- Sarah is a senior year student at the Faculty of Medicine, Damascus University. She was born and lives in Sweida, Syria. Sarah is a first aider and resuscitation provider. She is passionate about medicine, especially neuroscience. She wants to become a clinician as well as a researcher. She believes that education and strengthening youth potentials are the keys to create a better future for Syria. She is also concerned about women education and empowering in third- world countries. Sarah may be reached at: Sarah.email@example.com
- Ahmad Alkhaledi, 21 years old, 4th medical student at the faculty of medicine, Damascus University. I love technology, design, and volunteering. CEO and Founder of In1Minute, which is an educational project that aims to share knowledge and information among students. I have big interest in research, besides the passion in making learning medical stuff in the Arab World easier through technology by providing visual videos. Ahmad may be reached at Ahmadalkhaledi@outlook.com. And you can learn more about his project “In1Minute” via this site: www.in1minute.net
- Fatima was born in Damascus. She is a senior year student at Faculty of Medicine, Damascus University. Fatima is a member in Cochrane training network, she is leader of academic projects at Ahyaha, and an educator. She leads research projects in MyDoctor initiative. She is interested in developing research community in Syria, she has an ambition to support the education process for Syrian students and to improve health care in Syria. In her opinion, Health, education and research are extremely important issues to work on during crisis. Fatima may be reached at Fatima.firstname.lastname@example.org.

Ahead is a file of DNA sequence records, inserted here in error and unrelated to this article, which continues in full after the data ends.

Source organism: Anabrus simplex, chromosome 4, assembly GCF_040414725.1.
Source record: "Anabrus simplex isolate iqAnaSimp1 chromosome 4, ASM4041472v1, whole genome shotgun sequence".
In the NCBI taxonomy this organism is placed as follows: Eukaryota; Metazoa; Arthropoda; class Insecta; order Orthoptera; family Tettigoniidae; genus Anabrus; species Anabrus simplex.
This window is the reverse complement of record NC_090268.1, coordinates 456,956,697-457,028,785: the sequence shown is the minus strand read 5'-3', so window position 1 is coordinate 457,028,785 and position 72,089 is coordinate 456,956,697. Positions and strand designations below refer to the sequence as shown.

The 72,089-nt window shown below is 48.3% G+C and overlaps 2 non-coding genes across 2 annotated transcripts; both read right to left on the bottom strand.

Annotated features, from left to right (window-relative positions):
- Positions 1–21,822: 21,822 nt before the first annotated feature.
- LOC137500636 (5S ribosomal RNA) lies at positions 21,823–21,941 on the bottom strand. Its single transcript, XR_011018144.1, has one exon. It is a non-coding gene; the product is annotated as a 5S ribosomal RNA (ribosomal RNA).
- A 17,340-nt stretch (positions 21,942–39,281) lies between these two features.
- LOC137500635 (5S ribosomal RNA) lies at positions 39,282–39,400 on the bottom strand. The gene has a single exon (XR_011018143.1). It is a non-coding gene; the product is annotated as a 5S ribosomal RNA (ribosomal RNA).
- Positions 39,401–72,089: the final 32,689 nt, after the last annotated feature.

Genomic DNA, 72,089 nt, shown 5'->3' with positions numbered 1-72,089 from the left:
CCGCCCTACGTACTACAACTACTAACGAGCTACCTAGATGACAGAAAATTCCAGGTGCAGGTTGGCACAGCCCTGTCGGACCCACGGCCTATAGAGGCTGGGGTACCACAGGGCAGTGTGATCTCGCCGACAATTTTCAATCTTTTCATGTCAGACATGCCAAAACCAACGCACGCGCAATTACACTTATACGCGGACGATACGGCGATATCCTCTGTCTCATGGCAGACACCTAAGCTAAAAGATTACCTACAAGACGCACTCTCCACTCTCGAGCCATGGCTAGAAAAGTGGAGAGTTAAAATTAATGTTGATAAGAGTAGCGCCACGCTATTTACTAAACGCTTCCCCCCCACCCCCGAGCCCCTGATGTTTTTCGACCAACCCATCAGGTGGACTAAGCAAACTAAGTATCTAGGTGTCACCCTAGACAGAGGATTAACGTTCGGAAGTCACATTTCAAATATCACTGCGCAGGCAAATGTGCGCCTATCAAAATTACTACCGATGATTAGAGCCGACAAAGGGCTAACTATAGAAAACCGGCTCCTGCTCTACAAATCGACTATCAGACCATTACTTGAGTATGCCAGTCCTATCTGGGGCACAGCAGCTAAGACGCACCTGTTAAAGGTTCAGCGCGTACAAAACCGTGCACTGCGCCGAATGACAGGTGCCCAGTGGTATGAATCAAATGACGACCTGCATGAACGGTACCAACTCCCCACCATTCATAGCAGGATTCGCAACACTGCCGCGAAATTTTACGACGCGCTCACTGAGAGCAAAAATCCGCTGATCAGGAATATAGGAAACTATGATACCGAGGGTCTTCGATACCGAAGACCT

- Lilav Hussein, sixth-year medical student in a 6- year program at Damascus university, from kamishli Syria. From a young age, I have always been enthralled by human body, and it was the direct result of my compassion for researches which I consider it a great tool to prove understanding of various issues. My goal as a future doctor is to employ such new techniques that aspire to enhance the health of people and the importance of mind-body connection. Lilav may be reached at email@example.com
Guest Authors Initiative:
The IIT Syrian student blog welcomes guest contributions from university students from Syria and around the globe. To learn more about the Guest Authors Initiative, please contact Suhaib at firstname.lastname@example.org.
Suhaib was born in Kamishli, Syria, and earned his bachelor’s degree in December 2014 from Illinois Institute of Technology’s Armour College of Engineering, with earlier studies at Aleppo University and Damascus University. Suhaib majored in Civil Engineering with a concentration in structural engineering. Upon graduation, he accepted a position as a project engineer working on projects throughout the state of Illinois; he lives in Springfield, Illinois. Suhaib previously worked with Jasmine Baladi Studio, an NGO that works to support Syrian children in refugee camps in Turkey. Suhaib regularly writes for the Syrian Students for a Better Future Blog.